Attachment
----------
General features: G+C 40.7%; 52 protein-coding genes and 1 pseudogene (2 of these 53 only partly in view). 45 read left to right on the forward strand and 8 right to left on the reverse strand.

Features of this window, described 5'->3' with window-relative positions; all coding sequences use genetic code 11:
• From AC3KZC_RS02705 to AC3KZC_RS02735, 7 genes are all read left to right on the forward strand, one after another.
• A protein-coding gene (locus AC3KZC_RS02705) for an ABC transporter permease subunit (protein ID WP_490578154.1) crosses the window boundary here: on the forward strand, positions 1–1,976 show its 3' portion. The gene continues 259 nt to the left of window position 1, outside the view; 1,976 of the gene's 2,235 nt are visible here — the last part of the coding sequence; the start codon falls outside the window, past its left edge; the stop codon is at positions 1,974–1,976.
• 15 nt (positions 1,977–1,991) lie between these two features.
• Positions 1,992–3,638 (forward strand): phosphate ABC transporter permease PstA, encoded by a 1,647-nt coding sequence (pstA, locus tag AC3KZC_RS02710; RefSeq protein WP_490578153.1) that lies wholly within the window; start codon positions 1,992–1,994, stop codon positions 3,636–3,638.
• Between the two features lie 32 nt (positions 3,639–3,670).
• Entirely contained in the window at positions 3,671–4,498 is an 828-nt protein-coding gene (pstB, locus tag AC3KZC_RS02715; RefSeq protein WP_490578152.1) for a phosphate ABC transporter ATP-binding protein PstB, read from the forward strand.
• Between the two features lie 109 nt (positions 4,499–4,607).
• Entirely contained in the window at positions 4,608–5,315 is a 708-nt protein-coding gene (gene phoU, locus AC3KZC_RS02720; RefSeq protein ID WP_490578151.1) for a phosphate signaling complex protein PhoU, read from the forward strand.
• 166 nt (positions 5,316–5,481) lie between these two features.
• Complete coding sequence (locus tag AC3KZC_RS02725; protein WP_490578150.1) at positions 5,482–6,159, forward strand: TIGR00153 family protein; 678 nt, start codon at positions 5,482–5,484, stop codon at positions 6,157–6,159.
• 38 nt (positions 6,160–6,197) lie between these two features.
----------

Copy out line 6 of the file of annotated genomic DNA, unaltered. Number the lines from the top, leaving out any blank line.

• Positions 1,992–3,638 (forward strand): phosphate ABC transporter permease PstA, encoded by a 1,647-nt coding sequence (pstA, locus tag AC3KZC_RS02710; RefSeq protein WP_490578153.1) that lies wholly within the window; start codon positions 1,992–1,994, stop codon positions 3,636–3,638.